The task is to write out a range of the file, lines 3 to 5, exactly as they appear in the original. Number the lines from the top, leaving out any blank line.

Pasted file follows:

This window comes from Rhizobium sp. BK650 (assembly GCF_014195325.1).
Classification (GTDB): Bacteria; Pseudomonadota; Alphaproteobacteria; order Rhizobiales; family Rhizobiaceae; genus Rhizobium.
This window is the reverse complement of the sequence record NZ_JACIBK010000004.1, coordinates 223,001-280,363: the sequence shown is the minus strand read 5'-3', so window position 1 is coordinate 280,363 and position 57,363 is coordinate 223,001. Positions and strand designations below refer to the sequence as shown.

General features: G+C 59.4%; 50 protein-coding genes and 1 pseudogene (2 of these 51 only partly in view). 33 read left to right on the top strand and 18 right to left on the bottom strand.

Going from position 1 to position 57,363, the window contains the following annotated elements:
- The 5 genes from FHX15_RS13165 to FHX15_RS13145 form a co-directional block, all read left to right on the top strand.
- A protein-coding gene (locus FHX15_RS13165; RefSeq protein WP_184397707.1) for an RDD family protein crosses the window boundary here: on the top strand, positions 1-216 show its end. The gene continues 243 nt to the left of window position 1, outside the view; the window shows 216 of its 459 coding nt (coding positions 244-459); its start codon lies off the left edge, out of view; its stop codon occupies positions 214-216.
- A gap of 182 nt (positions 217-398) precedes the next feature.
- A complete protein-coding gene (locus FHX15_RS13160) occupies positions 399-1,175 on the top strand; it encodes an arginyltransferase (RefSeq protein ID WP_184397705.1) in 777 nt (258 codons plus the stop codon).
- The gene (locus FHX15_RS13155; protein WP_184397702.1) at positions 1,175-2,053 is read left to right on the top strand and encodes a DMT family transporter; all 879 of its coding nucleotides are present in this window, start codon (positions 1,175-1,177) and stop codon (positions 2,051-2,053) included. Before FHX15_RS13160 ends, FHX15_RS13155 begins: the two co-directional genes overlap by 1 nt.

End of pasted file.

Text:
This window is the reverse complement of the sequence record NZ_JACIBK010000004.1, coordinates 223,001-280,363: the sequence shown is the minus strand read 5'-3', so window position 1 is coordinate 280,363 and position 57,363 is coordinate 223,001. Positions and strand designations below refer to the sequence as shown.

General features: G+C 59.4%; 50 protein-coding genes and 1 pseudogene (2 of these 51 only partly in view). 33 read left to right on the top strand and 18 right to left on the bottom strand.

Going from position 1 to position 57,363, the window contains the following annotated elements: